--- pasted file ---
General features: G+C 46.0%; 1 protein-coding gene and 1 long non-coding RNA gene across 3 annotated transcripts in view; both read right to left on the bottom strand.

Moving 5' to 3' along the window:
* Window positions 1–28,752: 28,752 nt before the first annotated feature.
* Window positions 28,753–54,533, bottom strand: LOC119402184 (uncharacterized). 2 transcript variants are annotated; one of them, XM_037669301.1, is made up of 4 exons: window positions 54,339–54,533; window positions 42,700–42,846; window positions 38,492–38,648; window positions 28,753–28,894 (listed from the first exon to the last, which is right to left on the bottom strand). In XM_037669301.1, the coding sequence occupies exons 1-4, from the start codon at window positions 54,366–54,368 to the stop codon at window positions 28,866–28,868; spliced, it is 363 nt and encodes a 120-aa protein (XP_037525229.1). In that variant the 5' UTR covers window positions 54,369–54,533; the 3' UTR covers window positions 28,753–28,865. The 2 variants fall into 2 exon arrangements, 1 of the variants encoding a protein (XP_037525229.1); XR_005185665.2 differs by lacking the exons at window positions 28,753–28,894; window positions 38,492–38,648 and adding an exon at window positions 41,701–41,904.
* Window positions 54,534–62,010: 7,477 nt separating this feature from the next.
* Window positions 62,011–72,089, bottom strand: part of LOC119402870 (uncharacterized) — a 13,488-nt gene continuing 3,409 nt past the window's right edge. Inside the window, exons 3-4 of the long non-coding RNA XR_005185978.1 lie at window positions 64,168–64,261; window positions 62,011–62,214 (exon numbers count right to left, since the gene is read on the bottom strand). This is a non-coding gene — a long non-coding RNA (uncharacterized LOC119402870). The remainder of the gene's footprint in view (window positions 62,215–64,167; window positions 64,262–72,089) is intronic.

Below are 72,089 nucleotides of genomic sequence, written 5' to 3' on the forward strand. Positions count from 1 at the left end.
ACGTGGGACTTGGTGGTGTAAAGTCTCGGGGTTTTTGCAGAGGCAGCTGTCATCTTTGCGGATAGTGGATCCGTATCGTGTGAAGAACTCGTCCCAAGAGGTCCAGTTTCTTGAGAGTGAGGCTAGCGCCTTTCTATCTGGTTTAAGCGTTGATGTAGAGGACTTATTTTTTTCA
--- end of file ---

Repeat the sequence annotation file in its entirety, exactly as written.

General features: G+C 46.0%; 1 protein-coding gene and 1 long non-coding RNA gene across 3 annotated transcripts in view; both read right to left on the bottom strand.

Moving 5' to 3' along the window:
* Window positions 1–28,752: 28,752 nt before the first annotated feature.
* Window positions 28,753–54,533, bottom strand: LOC119402184 (uncharacterized). 2 transcript variants are annotated; one of them, XM_037669301.1, is made up of 4 exons: window positions 54,339–54,533; window positions 42,700–42,846; window positions 38,492–38,648; window positions 28,753–28,894 (listed from the first exon to the last, which is right to left on the bottom strand). In XM_037669301.1, the coding sequence occupies exons 1-4, from the start codon at window positions 54,366–54,368 to the stop codon at window positions 28,866–28,868; spliced, it is 363 nt and encodes a 120-aa protein (XP_037525229.1). In that variant the 5' UTR covers window positions 54,369–54,533; the 3' UTR covers window positions 28,753–28,865. The 2 variants fall into 2 exon arrangements, 1 of the variants encoding a protein (XP_037525229.1); XR_005185665.2 differs by lacking the exons at window positions 28,753–28,894; window positions 38,492–38,648 and adding an exon at window positions 41,701–41,904.
* Window positions 54,534–62,010: 7,477 nt separating this feature from the next.
* Window positions 62,011–72,089, bottom strand: part of LOC119402870 (uncharacterized) — a 13,488-nt gene continuing 3,409 nt past the window's right edge. Inside the window, exons 3-4 of the long non-coding RNA XR_005185978.1 lie at window positions 64,168–64,261; window positions 62,011–62,214 (exon numbers count right to left, since the gene is read on the bottom strand). This is a non-coding gene — a long non-coding RNA (uncharacterized LOC119402870). The remainder of the gene's footprint in view (window positions 62,215–64,167; window positions 64,262–72,089) is intronic.

Below are 72,089 nucleotides of genomic sequence, written 5' to 3' on the forward strand. Positions count from 1 at the left end.
ACGTGGGACTTGGTGGTGTAAAGTCTCGGGGTTTTTGCAGAGGCAGCTGTCATCTTTGCGGATAGTGGATCCGTATCGTGTGAAGAACTCGTCCCAAGAGGTCCAGTTTCTTGAGAGTGAGGCTAGCGCCTTTCTATCTGGTTTAAGCGTTGATGTAGAGGACTTATTTTTTTCA